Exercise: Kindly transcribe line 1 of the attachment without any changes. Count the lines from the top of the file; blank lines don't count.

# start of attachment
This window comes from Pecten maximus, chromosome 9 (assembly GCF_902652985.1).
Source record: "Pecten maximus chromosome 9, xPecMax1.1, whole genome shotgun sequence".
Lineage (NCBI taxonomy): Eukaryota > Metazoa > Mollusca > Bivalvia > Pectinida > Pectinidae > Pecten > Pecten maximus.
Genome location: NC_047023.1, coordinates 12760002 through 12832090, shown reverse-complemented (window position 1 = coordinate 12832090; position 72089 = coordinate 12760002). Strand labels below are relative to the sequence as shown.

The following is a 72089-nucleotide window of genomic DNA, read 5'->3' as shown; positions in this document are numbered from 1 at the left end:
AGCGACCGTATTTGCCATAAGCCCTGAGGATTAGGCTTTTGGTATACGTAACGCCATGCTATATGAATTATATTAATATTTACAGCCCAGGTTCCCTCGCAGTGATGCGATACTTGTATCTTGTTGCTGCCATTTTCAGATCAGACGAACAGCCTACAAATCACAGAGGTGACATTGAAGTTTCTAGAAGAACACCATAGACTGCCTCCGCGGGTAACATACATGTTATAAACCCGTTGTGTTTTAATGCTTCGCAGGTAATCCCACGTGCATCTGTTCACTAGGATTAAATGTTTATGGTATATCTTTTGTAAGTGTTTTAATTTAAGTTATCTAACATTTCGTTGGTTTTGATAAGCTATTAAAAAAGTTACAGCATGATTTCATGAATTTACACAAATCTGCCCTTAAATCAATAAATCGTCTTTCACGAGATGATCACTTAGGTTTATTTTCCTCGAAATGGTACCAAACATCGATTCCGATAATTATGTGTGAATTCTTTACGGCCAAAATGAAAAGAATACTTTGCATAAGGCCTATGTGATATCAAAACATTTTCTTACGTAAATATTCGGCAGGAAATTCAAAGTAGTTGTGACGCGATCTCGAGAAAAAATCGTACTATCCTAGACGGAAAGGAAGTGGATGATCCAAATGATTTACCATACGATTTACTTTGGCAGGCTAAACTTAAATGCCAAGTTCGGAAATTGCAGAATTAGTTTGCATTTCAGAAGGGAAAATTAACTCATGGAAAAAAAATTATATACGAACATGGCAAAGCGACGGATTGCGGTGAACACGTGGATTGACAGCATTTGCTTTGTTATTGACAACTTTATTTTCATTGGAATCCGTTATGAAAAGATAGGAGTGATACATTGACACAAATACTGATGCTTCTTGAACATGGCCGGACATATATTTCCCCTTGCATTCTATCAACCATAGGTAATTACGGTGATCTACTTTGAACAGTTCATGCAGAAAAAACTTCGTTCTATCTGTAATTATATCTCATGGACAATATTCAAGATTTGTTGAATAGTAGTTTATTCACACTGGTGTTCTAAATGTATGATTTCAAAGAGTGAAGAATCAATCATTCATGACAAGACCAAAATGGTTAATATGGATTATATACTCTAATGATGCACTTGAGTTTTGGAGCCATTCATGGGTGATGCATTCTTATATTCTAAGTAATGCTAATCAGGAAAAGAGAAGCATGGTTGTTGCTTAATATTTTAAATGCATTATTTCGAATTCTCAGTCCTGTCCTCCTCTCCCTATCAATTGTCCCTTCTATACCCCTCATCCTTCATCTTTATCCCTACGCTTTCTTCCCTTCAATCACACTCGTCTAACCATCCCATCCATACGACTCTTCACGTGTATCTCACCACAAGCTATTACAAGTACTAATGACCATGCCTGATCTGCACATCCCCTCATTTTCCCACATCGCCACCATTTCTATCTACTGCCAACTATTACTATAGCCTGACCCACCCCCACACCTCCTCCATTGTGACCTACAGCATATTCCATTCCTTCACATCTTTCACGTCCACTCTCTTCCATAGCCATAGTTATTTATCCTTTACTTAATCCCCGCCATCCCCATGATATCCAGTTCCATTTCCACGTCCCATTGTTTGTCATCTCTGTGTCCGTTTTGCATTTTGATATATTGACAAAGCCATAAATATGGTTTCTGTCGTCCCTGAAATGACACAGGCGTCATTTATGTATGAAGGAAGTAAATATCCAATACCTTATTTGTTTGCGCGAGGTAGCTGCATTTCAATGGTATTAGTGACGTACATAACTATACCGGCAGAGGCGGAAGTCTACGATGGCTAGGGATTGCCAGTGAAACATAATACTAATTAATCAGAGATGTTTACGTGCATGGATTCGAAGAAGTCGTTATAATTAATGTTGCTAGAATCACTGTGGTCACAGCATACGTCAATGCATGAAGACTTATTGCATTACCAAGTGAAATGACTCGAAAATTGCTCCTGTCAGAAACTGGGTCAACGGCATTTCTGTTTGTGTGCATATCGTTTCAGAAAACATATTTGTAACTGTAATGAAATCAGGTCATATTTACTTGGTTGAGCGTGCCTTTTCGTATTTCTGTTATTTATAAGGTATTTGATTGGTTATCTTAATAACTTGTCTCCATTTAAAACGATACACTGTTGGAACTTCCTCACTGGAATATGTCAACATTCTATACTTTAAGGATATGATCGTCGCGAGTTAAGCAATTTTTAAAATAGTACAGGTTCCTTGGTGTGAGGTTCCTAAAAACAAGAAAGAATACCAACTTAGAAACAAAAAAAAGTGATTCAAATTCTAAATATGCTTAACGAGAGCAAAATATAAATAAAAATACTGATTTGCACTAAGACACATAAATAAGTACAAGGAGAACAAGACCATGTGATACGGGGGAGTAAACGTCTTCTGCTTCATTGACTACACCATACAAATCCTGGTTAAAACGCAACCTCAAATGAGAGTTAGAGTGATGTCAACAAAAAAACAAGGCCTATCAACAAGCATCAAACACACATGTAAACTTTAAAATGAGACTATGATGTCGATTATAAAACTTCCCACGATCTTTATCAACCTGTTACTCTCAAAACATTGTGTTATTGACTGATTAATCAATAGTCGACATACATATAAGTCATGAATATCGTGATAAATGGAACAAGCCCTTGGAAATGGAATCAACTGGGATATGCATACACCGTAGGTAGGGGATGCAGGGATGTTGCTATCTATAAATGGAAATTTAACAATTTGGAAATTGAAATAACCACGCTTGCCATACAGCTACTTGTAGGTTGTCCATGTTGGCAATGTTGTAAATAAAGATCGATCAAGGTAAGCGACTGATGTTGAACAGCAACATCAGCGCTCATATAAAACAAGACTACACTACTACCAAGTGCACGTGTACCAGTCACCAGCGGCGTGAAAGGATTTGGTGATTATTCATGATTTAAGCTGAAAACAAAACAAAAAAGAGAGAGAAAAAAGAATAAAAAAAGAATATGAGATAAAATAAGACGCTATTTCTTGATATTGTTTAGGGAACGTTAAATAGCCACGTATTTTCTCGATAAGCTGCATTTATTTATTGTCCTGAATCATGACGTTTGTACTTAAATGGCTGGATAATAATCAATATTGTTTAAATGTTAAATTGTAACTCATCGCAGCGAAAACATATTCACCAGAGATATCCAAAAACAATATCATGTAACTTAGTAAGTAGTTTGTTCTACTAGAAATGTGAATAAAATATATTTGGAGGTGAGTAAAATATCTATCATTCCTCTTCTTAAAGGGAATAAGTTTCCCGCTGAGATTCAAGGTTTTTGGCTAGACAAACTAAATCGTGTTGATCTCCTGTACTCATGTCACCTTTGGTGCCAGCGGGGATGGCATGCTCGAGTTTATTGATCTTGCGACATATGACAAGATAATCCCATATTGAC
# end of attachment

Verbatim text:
This window comes from Pecten maximus, chromosome 9 (assembly GCF_902652985.1).